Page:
Native American Heritage Month celebrates the contributions of those Americans who can trace their ancestry to indigenous groups throughout the Americas.
The move to designate November as Native American Heritage Month started in the early 1900’s. At this time, the goal was to designate one national day for honoring Native Americans and their contributions. The first state Native American Day was declared in New York in 1916. But it was not until 1990 that a federal proclamation was declared when President Bush declared November as National American Indian Month. Since 1994, November has been federally declared some variant of Native American Month.
Today, many organizations such as the University of California, Berkeley, are expanding the group honored by Native American Month to include any American who can trace their heritage to any indigenous group in the Americas. For instance, many of the students in your classroom whom you believe to identify as Hispanic may also identify as descendants of indigenous tribes of lands conquered by Spain. Native American Month recognizes the contributions of these individuals to the fabric of our society and the loss of culture and identity caused by European conquest for their families.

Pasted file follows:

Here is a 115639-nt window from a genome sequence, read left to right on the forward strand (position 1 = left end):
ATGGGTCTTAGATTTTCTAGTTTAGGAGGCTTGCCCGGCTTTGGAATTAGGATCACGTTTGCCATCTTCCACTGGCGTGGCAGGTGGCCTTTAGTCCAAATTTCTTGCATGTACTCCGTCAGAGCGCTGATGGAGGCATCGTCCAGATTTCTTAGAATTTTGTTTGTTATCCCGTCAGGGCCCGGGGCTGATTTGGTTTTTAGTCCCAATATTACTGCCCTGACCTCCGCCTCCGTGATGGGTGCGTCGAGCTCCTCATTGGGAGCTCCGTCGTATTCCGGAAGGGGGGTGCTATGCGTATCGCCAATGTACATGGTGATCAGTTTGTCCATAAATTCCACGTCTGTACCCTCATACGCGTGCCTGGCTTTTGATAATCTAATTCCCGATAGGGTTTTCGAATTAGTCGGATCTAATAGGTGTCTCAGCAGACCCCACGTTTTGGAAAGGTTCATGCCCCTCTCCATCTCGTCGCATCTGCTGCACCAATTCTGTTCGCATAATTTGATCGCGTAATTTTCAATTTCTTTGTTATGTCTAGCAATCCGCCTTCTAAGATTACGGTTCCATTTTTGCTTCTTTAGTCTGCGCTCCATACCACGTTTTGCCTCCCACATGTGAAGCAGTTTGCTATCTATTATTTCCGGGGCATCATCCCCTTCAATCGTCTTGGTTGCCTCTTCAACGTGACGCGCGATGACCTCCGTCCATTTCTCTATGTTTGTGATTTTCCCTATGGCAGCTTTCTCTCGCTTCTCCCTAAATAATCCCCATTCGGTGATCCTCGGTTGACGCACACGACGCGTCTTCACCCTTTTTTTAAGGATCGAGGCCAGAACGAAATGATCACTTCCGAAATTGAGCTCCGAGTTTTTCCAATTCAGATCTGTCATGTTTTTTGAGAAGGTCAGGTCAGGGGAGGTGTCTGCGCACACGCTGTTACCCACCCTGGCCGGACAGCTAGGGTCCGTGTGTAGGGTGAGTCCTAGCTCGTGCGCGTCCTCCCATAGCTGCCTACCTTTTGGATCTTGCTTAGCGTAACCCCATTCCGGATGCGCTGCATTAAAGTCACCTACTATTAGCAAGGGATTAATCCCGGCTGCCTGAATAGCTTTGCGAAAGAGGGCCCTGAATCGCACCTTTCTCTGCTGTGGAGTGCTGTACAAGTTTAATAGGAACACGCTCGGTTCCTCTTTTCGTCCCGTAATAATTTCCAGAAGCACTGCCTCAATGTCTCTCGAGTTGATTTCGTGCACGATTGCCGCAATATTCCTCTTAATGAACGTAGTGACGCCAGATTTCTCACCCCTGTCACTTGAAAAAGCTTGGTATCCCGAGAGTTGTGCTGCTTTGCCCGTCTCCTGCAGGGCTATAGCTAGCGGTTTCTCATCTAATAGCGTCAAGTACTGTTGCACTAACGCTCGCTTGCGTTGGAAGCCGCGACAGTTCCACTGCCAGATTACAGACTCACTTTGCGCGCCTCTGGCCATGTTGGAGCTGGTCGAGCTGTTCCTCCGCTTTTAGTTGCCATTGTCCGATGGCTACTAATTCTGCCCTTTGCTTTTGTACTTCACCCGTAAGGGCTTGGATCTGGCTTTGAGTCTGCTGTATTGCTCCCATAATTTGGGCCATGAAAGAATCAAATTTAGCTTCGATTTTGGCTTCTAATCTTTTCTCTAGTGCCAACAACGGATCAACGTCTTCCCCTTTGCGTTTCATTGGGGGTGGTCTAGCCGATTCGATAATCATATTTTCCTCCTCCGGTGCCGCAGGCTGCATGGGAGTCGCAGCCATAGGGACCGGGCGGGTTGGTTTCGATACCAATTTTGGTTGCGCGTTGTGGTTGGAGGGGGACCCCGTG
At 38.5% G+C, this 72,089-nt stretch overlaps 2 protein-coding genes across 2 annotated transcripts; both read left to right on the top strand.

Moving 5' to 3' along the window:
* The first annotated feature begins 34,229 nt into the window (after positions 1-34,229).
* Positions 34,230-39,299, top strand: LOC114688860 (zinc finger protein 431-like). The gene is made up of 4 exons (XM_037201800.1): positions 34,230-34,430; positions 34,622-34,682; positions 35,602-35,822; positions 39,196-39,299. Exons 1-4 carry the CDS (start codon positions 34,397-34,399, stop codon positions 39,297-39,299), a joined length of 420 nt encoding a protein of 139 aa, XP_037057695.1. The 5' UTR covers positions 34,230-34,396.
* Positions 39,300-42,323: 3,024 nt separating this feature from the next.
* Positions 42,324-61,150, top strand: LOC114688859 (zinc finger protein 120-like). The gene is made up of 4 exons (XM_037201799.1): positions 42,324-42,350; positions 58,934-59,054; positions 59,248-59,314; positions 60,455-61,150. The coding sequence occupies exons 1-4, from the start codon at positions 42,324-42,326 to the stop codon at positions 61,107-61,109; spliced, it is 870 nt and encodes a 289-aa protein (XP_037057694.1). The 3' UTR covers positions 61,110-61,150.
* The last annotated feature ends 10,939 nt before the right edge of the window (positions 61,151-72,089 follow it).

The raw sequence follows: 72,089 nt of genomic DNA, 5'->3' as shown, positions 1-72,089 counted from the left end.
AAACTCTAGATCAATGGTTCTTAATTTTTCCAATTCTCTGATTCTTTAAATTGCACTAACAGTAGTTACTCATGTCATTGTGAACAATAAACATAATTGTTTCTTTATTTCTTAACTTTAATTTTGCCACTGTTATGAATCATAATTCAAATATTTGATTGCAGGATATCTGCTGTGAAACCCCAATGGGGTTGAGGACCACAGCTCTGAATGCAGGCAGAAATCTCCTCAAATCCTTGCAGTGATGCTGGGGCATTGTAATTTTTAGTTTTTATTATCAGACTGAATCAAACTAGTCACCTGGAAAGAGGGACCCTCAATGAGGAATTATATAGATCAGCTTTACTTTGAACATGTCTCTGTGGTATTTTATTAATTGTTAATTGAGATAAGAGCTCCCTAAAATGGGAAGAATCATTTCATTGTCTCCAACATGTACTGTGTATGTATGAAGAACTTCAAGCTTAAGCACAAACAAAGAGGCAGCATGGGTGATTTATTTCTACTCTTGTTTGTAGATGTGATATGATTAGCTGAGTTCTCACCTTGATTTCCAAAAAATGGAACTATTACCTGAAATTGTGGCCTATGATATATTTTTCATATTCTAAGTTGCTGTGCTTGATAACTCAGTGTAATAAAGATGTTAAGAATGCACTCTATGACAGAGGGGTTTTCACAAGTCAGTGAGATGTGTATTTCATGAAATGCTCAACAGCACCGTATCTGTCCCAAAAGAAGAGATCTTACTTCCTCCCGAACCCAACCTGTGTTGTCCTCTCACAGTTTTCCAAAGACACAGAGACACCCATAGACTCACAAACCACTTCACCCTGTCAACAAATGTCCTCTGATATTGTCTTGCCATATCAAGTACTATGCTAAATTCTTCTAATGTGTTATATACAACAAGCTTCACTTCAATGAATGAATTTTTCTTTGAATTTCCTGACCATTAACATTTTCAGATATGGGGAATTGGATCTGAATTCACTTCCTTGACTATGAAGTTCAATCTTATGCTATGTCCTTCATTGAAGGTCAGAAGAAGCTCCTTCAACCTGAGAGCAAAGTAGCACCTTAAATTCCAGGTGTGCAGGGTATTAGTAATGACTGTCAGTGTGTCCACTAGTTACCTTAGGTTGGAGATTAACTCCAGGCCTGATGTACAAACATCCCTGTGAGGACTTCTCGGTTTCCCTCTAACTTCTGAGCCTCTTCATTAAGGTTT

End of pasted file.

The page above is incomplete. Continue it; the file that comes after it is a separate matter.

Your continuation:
It is time for those of us who do not identify as Native American to recognize that we live on stolen lands and honor those whose lands we live on. What are you doing in your classroom/school/institution to honor Native Americans?
Here are four, culturally appropriate ideas:
1. Discuss with students the concept of “discovering” America through the Native American perspective. Can you “discover” a land where there are already inhabitants?
2. Explore Native American Art. Many museums such as The Museum of Indian Arts & Cultures have online displays. Consider incorporating some of them into your lessons. Sources: Online Exhibitions, Native American Women Artists
3. Have students gain authentic perspectives about common Native American crafts. Sources: Doll making, Plains dresses
4. Research local tribes to better understand to whom the land we live on today originally belonged. Have students discuss the forces that caused them to lose their land. Sources: Native American Map, Mohegan Tribe
[…] Acknowledgement – We all live on stolen lands. Have students look up on whose land they reside. As language educators, ask students to look up […]